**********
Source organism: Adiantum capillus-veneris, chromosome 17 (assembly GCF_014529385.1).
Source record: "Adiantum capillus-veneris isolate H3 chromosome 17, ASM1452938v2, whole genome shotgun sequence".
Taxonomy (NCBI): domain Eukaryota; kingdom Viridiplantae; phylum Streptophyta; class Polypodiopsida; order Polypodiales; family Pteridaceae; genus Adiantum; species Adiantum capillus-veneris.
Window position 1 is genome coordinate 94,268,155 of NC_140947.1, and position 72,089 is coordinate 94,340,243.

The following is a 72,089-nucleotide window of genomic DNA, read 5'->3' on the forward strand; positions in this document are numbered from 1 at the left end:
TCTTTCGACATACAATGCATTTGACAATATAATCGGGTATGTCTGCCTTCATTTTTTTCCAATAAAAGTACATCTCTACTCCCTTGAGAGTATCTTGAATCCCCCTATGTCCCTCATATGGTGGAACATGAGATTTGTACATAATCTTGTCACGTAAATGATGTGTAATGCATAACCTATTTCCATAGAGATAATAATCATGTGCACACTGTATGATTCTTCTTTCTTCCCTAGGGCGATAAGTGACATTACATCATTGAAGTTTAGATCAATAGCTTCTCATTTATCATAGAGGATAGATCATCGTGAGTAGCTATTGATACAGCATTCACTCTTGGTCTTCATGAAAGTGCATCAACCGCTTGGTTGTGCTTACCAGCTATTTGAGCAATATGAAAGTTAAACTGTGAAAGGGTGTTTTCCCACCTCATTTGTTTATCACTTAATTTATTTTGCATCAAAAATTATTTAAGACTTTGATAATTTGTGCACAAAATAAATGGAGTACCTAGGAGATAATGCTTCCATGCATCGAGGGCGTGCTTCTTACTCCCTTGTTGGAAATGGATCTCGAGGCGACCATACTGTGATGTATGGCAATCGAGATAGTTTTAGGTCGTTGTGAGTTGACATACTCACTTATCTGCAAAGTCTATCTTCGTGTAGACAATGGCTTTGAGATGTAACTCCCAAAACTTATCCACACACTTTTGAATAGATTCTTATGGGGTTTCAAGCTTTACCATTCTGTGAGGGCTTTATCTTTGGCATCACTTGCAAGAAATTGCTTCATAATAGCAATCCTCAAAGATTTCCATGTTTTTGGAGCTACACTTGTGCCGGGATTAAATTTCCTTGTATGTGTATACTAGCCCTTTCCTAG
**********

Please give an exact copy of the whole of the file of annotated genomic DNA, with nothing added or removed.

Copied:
Source organism: Adiantum capillus-veneris, chromosome 17 (assembly GCF_014529385.1).
Source record: "Adiantum capillus-veneris isolate H3 chromosome 17, ASM1452938v2, whole genome shotgun sequence".
Taxonomy (NCBI): domain Eukaryota; kingdom Viridiplantae; phylum Streptophyta; class Polypodiopsida; order Polypodiales; family Pteridaceae; genus Adiantum; species Adiantum capillus-veneris.
Window position 1 is genome coordinate 94,268,155 of NC_140947.1, and position 72,089 is coordinate 94,340,243.

The following is a 72,089-nucleotide window of genomic DNA, read 5'->3' on the forward strand; positions in this document are numbered from 1 at the left end:
TCTTTCGACATACAATGCATTTGACAATATAATCGGGTATGTCTGCCTTCATTTTTTTCCAATAAAAGTACATCTCTACTCCCTTGAGAGTATCTTGAATCCCCCTATGTCCCTCATATGGTGGAACATGAGATTTGTACATAATCTTGTCACGTAAATGATGTGTAATGCATAACCTATTTCCATAGAGATAATAATCATGTGCACACTGTATGATTCTTCTTTCTTCCCTAGGGCGATAAGTGACATTACATCATTGAAGTTTAGATCAATAGCTTCTCATTTATCATAGAGGATAGATCATCGTGAGTAGCTATTGATACAGCATTCACTCTTGGTCTTCATGAAAGTGCATCAACCGCTTGGTTGTGCTTACCAGCTATTTGAGCAATATGAAAGTTAAACTGTGAAAGGGTGTTTTCCCACCTCATTTGTTTATCACTTAATTTATTTTGCATCAAAAATTATTTAAGACTTTGATAATTTGTGCACAAAATAAATGGAGTACCTAGGAGATAATGCTTCCATGCATCGAGGGCGTGCTTCTTACTCCCTTGTTGGAAATGGATCTCGAGGCGACCATACTGTGATGTATGGCAATCGAGATAGTTTTAGGTCGTTGTGAGTTGACATACTCACTTATCTGCAAAGTCTATCTTCGTGTAGACAATGGCTTTGAGATGTAACTCCCAAAACTTATCCACACACTTTTGAATAGATTCTTATGGGGTTTCAAGCTTTACCATTCTGTGAGGGCTTTATCTTTGGCATCACTTGCAAGAAATTGCTTCATAATAGCAATCCTCAAAGATTTCCATGTTTTTGGAGCTACACTTGTGCCGGGATTAAATTTCCTTGTATGTGTATACTAGCCCTTTCCTAG